The Bergen Arches is a 4,400-foot long open cut through the Bergen Hill in Jersey City. It was constructed by the Erie Railroad from 1907 to 1910 to provide four track passenger rail operations to the waterfront in Jersey City. The Bergen Arches consists of open cut sections with bridges and tunnels. It was designated the Bergen Arches Historic District by the New Jersey State Historic Preservation Office in 1998. The open cut sections of the Bergen Arches were developed by the Erie Railroad by blasting through solid rock. The open cut sections are approximately 60-feet wide at the base and the depth of the cut sections from street level varies from 40 to 75-feet. Concrete walls or fences surround the top of the cut sections at street level. There are four tunnel sections. The typical tunnel cross section is concrete-lined with an arched roof, contains a clear span (width) that varies with the minimum at 56-feet and has vertical clearance that also varies from 9 to 26-feet. There are two concrete arch bridges at Baldwin Avenue and at Palisades Avenue. Additionally the Conrail Viaduct was later constructed in 1927 by the State Highway Department and carries Route 139 over the Bergen Arches cut and it has a clear span of 56feet and a vertical clearance of 22-feet. The Route 139 Covered Highway adjoins the Bergen Arches area and was constructed in 1927 by the State Highway Department.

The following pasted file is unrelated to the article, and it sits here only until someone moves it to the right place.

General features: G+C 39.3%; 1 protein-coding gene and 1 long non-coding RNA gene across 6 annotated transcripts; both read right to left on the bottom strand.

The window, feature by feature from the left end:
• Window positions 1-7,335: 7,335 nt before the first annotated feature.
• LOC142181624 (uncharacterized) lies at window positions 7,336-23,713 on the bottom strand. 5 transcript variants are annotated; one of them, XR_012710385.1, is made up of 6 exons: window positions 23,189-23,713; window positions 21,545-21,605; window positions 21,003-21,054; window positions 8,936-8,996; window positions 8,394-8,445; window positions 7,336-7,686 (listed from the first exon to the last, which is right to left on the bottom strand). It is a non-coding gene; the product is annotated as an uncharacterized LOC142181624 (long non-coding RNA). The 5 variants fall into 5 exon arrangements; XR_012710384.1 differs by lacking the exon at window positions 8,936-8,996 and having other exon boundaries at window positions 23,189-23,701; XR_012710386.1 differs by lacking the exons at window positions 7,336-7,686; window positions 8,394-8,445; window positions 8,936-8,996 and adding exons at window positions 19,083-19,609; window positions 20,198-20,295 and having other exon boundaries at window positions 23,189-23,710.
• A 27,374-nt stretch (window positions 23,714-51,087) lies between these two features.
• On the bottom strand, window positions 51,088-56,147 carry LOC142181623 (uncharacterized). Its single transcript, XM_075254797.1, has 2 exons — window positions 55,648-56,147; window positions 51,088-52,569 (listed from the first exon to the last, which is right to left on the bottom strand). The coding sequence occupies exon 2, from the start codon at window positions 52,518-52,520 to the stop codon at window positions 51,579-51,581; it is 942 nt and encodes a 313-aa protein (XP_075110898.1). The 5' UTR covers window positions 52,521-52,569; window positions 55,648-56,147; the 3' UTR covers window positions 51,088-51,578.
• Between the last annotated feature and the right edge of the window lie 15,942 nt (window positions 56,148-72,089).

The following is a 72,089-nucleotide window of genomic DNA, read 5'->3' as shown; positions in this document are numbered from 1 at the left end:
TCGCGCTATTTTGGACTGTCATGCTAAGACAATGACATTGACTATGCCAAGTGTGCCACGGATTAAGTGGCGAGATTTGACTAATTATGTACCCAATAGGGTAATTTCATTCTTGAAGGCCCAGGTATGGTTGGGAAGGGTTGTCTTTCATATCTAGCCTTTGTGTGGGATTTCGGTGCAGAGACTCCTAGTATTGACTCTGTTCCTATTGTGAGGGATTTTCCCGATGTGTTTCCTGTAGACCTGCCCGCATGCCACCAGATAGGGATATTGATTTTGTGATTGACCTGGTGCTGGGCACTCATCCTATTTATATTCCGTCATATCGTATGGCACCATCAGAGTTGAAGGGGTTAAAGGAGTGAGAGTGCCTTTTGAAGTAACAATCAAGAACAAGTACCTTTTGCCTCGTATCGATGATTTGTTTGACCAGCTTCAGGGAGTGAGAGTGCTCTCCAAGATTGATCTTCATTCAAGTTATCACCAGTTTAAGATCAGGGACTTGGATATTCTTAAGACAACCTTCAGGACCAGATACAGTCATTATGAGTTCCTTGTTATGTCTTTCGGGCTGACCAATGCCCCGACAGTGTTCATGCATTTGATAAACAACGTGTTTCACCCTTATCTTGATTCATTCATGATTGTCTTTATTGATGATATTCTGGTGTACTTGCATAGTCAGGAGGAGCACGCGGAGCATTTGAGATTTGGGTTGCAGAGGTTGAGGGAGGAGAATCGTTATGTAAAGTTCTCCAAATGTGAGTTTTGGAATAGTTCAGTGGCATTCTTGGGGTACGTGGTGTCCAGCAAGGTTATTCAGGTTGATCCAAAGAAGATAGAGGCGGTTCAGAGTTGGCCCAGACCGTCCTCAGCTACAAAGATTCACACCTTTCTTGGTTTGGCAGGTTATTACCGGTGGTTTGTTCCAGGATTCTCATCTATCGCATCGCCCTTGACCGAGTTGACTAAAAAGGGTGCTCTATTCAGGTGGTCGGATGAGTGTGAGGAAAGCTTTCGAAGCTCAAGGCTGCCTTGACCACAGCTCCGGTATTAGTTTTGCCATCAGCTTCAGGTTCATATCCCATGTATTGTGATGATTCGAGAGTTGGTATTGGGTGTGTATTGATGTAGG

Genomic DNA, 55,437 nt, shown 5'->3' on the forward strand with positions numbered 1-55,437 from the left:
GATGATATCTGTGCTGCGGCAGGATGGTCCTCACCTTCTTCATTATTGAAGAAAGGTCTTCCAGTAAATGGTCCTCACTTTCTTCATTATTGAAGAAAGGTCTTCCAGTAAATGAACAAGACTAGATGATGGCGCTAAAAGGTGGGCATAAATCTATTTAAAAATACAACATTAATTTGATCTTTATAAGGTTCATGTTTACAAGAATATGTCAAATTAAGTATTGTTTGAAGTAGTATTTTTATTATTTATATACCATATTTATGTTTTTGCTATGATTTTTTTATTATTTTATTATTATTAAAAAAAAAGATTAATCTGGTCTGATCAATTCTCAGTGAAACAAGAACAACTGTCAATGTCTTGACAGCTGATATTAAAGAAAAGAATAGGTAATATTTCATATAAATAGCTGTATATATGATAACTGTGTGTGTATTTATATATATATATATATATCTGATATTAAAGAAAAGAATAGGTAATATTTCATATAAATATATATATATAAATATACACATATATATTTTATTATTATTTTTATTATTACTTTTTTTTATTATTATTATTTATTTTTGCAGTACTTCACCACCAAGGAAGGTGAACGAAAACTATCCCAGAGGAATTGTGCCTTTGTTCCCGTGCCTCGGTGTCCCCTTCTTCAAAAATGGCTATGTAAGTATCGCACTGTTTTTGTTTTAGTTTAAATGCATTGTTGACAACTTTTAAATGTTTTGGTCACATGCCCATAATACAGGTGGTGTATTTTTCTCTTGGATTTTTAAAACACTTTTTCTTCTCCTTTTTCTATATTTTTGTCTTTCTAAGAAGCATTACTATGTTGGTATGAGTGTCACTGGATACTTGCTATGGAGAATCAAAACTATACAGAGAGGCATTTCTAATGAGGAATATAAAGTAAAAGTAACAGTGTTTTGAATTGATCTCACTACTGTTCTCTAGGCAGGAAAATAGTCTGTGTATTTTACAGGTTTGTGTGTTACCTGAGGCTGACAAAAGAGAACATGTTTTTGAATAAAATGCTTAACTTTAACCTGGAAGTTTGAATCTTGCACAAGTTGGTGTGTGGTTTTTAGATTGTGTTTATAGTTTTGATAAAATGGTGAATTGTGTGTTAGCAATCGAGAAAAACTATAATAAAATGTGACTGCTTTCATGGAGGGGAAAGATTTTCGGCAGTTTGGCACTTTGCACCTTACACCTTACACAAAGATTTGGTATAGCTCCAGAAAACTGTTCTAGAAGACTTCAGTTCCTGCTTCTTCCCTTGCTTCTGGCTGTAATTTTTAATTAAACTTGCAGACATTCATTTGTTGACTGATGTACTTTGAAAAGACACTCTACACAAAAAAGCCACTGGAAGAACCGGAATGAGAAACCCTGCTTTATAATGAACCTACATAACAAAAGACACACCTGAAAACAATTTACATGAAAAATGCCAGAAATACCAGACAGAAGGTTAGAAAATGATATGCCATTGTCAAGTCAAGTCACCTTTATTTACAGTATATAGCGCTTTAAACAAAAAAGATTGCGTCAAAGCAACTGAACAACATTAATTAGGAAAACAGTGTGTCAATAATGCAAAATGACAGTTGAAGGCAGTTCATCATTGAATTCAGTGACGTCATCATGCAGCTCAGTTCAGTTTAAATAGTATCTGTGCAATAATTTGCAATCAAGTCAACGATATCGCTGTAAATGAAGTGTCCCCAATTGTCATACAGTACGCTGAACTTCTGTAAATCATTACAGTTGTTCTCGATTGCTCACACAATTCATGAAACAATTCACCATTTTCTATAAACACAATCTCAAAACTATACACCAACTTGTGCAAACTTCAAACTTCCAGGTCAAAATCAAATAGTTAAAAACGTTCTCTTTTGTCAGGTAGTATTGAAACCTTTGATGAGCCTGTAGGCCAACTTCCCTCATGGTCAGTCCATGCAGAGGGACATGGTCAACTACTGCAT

Beyond this, I note that one railroad track remains in the cut. This could be removed or be left in place to be used as a planter for flowers, grasses, herbs, and small bushes. The most basic level of development makes the cut more accessible, but little more. This requires creating access at the two ends of the cut and at one or more points between. Roughly half way through the cut, at Central and Hoboken, one finds the abandoned building of Cortes & Co., which manufactured sausages. A wedge-shaped segment of the building extends over the cut. This is a logical place to situate some kind of vertical access into the cut. It would also be an appropriate location for a small restaurant and-or small shops. There is also ground level parking at this location. A more elaborate level of development takes its cue from the fact that Jersey City is increasingly a city of immigrants, many from the Middle and Far East. I propose that modest plots